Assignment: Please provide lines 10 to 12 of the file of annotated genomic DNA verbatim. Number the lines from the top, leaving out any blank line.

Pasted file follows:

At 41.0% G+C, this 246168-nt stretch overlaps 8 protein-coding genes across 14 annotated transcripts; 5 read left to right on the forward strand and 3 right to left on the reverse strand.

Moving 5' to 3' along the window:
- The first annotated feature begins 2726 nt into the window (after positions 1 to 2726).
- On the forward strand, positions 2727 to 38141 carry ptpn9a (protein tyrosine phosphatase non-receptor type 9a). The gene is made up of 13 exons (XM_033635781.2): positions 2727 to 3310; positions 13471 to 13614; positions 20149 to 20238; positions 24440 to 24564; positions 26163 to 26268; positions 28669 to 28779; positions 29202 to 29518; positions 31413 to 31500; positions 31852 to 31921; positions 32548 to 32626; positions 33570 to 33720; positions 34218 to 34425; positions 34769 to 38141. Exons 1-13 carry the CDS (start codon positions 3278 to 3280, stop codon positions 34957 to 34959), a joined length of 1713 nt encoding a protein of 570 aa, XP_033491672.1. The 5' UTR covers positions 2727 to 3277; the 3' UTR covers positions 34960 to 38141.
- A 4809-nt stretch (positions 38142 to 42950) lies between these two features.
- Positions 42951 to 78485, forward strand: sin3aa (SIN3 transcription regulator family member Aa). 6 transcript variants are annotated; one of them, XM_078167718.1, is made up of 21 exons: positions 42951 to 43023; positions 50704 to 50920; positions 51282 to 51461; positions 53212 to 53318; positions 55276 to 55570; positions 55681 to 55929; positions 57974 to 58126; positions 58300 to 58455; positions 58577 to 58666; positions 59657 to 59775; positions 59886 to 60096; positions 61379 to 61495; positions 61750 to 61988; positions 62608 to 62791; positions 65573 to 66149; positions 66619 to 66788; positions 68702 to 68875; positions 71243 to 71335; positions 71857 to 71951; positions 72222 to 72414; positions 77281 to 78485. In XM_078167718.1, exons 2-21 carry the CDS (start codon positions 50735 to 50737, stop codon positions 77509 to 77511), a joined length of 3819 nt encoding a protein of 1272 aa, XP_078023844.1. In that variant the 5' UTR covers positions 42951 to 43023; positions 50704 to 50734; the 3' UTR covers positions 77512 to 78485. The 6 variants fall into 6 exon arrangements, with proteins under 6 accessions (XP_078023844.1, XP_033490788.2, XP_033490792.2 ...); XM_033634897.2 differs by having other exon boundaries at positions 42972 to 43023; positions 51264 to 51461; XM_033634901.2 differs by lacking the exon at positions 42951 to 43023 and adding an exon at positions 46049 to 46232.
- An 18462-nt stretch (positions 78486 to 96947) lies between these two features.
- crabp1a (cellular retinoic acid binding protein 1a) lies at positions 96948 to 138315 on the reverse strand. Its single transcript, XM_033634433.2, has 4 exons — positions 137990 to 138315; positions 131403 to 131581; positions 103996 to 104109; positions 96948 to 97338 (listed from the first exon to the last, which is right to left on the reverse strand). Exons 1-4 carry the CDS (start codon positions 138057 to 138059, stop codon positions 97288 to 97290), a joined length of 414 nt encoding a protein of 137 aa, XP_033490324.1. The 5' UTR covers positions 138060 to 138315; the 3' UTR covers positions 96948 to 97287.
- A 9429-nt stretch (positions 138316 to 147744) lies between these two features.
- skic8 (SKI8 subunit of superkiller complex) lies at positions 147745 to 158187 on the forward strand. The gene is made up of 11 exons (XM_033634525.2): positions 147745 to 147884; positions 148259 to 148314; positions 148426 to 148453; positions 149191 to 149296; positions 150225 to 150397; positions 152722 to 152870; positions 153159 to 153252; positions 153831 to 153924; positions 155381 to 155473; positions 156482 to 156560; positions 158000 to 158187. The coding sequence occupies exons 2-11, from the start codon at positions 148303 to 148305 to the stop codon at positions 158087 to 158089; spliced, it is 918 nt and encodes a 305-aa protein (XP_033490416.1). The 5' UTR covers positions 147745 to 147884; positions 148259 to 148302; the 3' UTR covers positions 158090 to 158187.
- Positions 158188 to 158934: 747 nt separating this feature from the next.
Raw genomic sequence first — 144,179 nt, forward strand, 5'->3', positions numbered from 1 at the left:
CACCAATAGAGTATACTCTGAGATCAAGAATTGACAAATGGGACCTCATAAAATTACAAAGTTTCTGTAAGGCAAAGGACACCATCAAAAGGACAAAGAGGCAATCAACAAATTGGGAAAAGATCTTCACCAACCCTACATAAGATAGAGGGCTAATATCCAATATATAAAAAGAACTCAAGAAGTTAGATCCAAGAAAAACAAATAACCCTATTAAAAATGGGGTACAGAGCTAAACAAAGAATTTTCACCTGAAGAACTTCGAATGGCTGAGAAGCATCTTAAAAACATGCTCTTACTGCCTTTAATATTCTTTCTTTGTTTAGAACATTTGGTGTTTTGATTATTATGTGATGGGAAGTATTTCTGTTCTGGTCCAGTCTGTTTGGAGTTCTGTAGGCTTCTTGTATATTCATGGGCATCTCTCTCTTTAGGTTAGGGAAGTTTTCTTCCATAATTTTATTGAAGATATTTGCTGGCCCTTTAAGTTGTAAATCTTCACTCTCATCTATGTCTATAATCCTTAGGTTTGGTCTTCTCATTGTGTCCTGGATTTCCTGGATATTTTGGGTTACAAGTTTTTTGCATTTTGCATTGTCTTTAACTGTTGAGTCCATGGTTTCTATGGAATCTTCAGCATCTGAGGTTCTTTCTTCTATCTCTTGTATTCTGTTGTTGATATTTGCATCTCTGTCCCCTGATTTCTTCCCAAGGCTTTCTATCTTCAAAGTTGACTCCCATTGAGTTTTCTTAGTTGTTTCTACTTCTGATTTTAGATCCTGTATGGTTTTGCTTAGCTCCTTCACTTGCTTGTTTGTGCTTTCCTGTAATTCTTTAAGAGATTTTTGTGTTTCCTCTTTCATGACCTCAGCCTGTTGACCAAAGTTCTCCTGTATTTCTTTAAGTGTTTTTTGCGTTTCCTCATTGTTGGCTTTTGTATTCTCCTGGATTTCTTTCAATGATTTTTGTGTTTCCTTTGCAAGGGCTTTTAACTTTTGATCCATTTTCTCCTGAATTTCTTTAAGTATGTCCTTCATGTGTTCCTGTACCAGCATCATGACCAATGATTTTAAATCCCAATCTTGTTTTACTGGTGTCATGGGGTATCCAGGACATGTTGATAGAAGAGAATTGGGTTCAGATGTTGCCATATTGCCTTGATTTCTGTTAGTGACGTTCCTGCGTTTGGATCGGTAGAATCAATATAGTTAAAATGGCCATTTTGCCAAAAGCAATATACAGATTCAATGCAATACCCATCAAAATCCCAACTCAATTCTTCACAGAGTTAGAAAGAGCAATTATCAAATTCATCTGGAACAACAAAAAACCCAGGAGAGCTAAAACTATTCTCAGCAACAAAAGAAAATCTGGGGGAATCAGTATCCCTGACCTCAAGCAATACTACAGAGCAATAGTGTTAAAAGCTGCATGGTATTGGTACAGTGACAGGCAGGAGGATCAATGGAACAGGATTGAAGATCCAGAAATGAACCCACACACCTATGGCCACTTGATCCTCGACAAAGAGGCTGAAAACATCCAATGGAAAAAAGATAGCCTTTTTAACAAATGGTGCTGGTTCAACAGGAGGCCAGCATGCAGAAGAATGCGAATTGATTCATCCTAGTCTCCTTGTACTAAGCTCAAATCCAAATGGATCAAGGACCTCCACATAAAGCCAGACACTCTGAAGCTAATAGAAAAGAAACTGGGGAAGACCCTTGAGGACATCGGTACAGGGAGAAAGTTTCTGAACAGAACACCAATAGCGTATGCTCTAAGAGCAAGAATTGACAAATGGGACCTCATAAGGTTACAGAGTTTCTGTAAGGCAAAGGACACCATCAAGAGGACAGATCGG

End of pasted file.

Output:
- skic8 (SKI8 subunit of superkiller complex) lies at positions 147745 to 158187 on the forward strand. The gene is made up of 11 exons (XM_033634525.2): positions 147745 to 147884; positions 148259 to 148314; positions 148426 to 148453; positions 149191 to 149296; positions 150225 to 150397; positions 152722 to 152870; positions 153159 to 153252; positions 153831 to 153924; positions 155381 to 155473; positions 156482 to 156560; positions 158000 to 158187. The coding sequence occupies exons 2-11, from the start codon at positions 148303 to 148305 to the stop codon at positions 158087 to 158089; spliced, it is 918 nt and encodes a 305-aa protein (XP_033490416.1). The 5' UTR covers positions 147745 to 147884; positions 148259 to 148302; the 3' UTR covers positions 158090 to 158187.
- Positions 158188 to 158934: 747 nt separating this feature from the next.
Raw genomic sequence first — 144,179 nt, forward strand, 5'->3', positions numbered from 1 at the left: